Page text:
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Mother Tongue MAG
“Sometimes I wish I had never come here.”
My father doesn't realize that his words stick with me.
Backwards, not forwards
to the day he arrived in this country
somewhere in 1992.
Nothing in his hands but a medical degree,
a waiting, pregnant wife,
and his family's blessing.
The epitome of the American dream:
an immigrant building himself up in the land of opportunities.
Even if that land killed one of his daughters,
failed his wife's business,
and crumbled his family.
He said those words in a conversation
about how I still couldn't speak
Amarangya, the language of his people.
Not-so-secretly, I blame my older sister
who spoke Amarangya first,
but eagerly drank up English at school.
And I, always eager to follow her,
refused to speak Amarangya,
waiting at the door like a friendly puppy,
ready to hear what she had learned that day:
“My name is Leeya”
“See Tom run”
“The cat is fat
and the rat has a hat”
I absorbed the words and disregarded my parents'
I was a first-generation American
God bless the USA.
But I guess I loved “my country” too much
Always jumping from phase to phase that this place had to offer
Princesses, then monkeys,
then musicals, then photography,
New York, to indie music,
to boys, and back.
I didn't know that because of my skin
I already had a predestined track
I didn't know that I was expected to
wear hoop earrings,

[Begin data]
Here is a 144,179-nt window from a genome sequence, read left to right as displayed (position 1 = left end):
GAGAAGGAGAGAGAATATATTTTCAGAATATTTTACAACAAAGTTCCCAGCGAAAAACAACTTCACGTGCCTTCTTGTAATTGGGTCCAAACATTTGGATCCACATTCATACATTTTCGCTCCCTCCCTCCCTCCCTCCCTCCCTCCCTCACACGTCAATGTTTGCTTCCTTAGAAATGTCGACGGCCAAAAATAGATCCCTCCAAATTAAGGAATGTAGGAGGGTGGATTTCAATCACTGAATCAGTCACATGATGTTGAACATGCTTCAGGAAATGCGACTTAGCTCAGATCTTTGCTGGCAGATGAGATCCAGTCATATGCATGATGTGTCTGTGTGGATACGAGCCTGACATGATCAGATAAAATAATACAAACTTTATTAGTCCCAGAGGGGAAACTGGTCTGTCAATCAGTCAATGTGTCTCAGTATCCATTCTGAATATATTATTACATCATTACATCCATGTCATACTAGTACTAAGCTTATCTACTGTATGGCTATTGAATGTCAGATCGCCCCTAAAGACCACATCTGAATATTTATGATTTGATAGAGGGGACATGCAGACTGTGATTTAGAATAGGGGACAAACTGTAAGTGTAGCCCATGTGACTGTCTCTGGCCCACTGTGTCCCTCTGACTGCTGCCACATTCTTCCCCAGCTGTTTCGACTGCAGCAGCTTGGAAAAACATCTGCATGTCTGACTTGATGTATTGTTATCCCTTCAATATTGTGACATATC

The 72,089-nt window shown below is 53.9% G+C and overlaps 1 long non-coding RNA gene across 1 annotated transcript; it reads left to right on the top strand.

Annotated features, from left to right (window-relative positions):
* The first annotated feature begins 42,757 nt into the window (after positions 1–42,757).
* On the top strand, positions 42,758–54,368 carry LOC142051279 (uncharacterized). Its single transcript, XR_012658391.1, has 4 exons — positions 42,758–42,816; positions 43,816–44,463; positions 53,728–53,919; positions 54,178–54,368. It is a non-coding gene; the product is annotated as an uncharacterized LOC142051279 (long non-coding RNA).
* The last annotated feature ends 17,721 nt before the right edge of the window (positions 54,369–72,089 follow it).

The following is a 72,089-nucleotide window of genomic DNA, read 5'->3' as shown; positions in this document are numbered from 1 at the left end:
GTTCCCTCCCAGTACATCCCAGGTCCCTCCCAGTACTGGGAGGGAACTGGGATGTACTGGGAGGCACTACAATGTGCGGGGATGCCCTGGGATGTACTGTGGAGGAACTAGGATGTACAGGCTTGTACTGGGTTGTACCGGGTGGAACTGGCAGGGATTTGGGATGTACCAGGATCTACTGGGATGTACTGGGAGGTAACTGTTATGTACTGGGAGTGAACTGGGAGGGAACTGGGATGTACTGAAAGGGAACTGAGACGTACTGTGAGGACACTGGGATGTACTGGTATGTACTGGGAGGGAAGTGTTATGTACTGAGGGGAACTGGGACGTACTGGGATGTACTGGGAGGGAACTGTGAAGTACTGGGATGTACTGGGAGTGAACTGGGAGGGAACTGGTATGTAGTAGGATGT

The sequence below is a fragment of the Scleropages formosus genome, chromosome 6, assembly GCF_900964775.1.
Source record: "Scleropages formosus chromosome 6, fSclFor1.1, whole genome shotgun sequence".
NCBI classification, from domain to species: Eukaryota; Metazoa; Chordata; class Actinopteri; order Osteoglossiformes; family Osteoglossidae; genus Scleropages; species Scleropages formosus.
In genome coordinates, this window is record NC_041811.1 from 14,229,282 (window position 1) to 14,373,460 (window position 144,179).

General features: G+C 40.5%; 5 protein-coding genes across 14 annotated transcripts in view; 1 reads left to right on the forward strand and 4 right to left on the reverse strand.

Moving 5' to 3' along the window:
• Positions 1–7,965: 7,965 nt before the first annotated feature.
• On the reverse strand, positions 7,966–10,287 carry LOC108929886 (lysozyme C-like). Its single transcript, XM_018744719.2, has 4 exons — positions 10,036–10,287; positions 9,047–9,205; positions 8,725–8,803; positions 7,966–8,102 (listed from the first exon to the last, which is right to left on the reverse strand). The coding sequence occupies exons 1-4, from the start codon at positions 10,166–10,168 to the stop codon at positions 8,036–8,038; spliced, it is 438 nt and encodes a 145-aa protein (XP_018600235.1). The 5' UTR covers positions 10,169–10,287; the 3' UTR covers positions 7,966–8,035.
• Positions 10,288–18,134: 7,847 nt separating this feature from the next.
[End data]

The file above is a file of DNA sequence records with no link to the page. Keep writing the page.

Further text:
listen to hip-hop,
and love fried chicken.
So just as I had denied Ethiopia,
black America denied me.
I remember going to the hairdresser's
and an elderly black woman asking me,
“Oh you're not really black … are you?”
I was flabbergasted.
I vaguely nodded and moved on.
That started the awakening.
No one accepted me.
Even though I wasn't biracial,
I felt split between two cultures.
Be black, or be black?
I remember being little and saying,
“I'm not black, I'm brown!”
and I'd hold out my small arm
so no one could tell me otherwise.
Is it odd that I found myself raceless?
Clear as a glass pitcher,
waiting to be filled.
One day, in my grandparents' house on a hot day,
I asked if I could look through some old albums.
I flipped through pictures of my grandmother
before she got her gold teeth
that used to mesmerize me as a child.
Pictures of my father as a boy,
scrawny as he was,
with his eight other sisters and brother.
Before long, my eyes began to sting and
I swallowed back the rock in my throat
when I saw the picture of my great-aunt as a young woman,
stunning, yet docile,
wearing a shy smile,
like she had a secret that no one would ever know.
I guess I was crying because I would never know
why, even in her seventies,
she still hasn't married.
Was she ever in love?
Did she ever want to be?
I guess I was crying because,
with her barely passable English,
and in my terrible Amarangya,
I would never be able to ask.
And I think my father said what he said
because with every day that his accent faded,
he realized that I would never have one.